- MHS Administration
MHS Yearbook decision Kyle Kenyon
This is a petition for the MHS Adimistration to reverse their decision on not allowing Kyle Kenyon's memory in the 2013 MHS yearbook, because every student deserves to be remembered for who they were. Their voice needs to be heard.
- MHS Administration
By now most of you have watched the News or have Facebook and have seen or read that there is a problem at the High School. We as a group, in support of our students, would like to explain our position on these issues, clarify events that have brought it to this and try to implement this as a learning tool to be used in prevention of teen suicide for future students.
The Class of 2013 students requested, and has been denied, there be a Remembrance/Memorial page in their yearbook for Kyle Kenyon, the student who passed away earlier this year, as a reminder in years to come, of whom Kyle was and what he meant to these students. These memories are a very important part of these students’ lives. Kyle’s death hit this community and the school hard but especially hard with the students of the Class of 2013. Kyle has grown up with most of the senior class and throughout the years developed friendships with many of his classmates, their parents, residents of the community and faculty members. Kyle had been a part of this school district since the late 90’s and should be a part of this yearbook and should remain in everyone’s memories, not by the means of his death, but by remembering who he was and what a huge part he played in everyone’s lives. Kyle is loved and missed by many and we all agree that this decision is not only disrespectful but heartless. It has been a very difficult ten months for these students and his family. Grieving the loss of a loved one requires a process, which for most, is unthinkable, especially when it’s one of our children. Now everyone has to relive this loss all over again.
When the students were told no, they got together and signed a petition in protest, still their request went unheard and were faced with unfavorable consequences if they continued. The reasons the administrators gave were, “It would ruin the school’s reputation”, “Experts say, this is not a good idea”( keep in mind the research the school is using is dated as far back as 1988, we can all agree, times have changed), “It breaks tradition”, and “It sensationalizes Teen suicide”. The objective here is, in no way, to give other teens the idea to go out and do this. It’s to recognize and remember Kyle and what he meant to everyone. It was quickly all over Facebook that a huge injustice had been done to these students; it quickly spread to the media and now the school is in crisis mode. Mary, Superintendant and Dan, MHS Principal, have both requested more time, “to get the students back to being students, so we can work through this.” There is no time. These students are frustrated and upset that their very freedoms are being compromised. The school will remain in crisis mode until a decision, that includes the voices of these students, needs to be made; there are deadlines to meet for the yearbook, but also and most importantly, to calm down the tension throughout the school. Students are in fear for their safety and we pray this doesn’t become a tragedy where someone gets hurt. They have made it clear that neither of these issues will be reviewed by the School Board. We asked for it to go up for a vote and Mary stated, “It will not be brought up for a vote, we are just not going to do that!” The fact that there is NO policy in the Student Handbook, School District Policy, or Yearbook Policy, on this topic, the decision of the Superintendant, Principal and Ms. Rossbach should be reviewed by the board and the decision reversed so a policy can be put in place regarding these topics, so this never becomes an issue again.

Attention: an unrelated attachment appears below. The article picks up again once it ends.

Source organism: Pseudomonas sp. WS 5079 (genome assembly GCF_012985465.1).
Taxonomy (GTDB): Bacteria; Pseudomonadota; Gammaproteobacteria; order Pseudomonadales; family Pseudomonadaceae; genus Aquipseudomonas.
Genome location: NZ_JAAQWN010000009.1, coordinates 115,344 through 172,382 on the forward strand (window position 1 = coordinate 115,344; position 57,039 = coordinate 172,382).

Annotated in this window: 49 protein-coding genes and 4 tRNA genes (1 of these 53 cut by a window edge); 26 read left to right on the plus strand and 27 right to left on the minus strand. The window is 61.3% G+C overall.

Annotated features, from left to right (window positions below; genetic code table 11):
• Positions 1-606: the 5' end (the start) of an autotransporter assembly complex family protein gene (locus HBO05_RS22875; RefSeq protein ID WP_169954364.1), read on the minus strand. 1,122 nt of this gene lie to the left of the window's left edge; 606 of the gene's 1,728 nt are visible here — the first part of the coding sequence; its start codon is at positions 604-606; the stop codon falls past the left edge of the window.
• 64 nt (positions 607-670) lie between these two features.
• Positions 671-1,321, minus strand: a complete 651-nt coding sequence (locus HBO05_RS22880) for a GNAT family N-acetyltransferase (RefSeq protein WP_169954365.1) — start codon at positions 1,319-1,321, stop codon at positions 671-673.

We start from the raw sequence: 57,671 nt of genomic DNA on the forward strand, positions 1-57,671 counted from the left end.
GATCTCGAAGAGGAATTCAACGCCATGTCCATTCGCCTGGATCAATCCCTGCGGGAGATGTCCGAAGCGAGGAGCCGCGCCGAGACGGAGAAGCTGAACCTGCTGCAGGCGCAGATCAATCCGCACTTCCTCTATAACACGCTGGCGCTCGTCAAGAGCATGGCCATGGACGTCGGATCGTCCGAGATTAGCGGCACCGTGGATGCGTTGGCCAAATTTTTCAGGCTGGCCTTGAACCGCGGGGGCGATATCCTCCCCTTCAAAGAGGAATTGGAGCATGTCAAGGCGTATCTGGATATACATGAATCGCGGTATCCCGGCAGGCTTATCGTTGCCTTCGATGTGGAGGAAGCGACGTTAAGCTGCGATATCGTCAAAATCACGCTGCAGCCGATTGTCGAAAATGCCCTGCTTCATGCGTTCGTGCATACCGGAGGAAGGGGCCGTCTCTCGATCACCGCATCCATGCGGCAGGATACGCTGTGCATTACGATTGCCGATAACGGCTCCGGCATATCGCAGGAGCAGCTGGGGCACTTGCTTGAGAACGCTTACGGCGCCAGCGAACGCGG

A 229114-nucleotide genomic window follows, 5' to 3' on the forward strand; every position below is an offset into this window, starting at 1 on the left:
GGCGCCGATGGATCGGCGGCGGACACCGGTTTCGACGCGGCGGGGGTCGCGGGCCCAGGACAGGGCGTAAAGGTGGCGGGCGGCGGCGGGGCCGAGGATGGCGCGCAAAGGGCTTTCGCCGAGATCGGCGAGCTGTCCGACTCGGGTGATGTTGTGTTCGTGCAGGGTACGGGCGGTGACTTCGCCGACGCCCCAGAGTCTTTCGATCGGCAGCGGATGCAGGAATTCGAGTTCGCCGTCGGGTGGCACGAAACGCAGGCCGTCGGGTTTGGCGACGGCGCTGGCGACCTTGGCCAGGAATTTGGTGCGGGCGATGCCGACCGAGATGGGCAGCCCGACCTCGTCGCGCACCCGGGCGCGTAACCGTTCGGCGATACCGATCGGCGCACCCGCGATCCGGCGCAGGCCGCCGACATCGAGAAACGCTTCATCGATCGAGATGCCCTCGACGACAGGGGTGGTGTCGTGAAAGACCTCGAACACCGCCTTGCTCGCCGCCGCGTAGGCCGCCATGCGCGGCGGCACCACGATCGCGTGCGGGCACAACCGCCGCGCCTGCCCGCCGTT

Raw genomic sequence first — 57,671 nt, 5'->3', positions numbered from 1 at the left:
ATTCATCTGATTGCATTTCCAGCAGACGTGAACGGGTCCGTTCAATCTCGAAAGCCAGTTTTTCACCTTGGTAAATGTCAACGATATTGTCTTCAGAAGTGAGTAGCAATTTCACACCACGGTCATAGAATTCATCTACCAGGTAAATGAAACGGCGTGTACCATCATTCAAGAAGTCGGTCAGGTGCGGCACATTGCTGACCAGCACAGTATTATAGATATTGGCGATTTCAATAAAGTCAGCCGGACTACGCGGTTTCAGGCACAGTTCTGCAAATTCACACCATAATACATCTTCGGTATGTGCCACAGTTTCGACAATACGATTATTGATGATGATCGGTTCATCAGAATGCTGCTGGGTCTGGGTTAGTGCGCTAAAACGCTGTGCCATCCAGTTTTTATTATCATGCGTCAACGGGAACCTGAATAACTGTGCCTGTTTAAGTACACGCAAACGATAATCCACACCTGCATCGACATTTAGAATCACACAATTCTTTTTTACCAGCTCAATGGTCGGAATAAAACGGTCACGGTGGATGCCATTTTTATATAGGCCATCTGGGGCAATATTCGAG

Please sign our petition and show support. Thank you in advance for your support in this issue
Patricia Samuelson started this petition with a single signature, and now has 370 supporters. Start a petition today to change something you care about.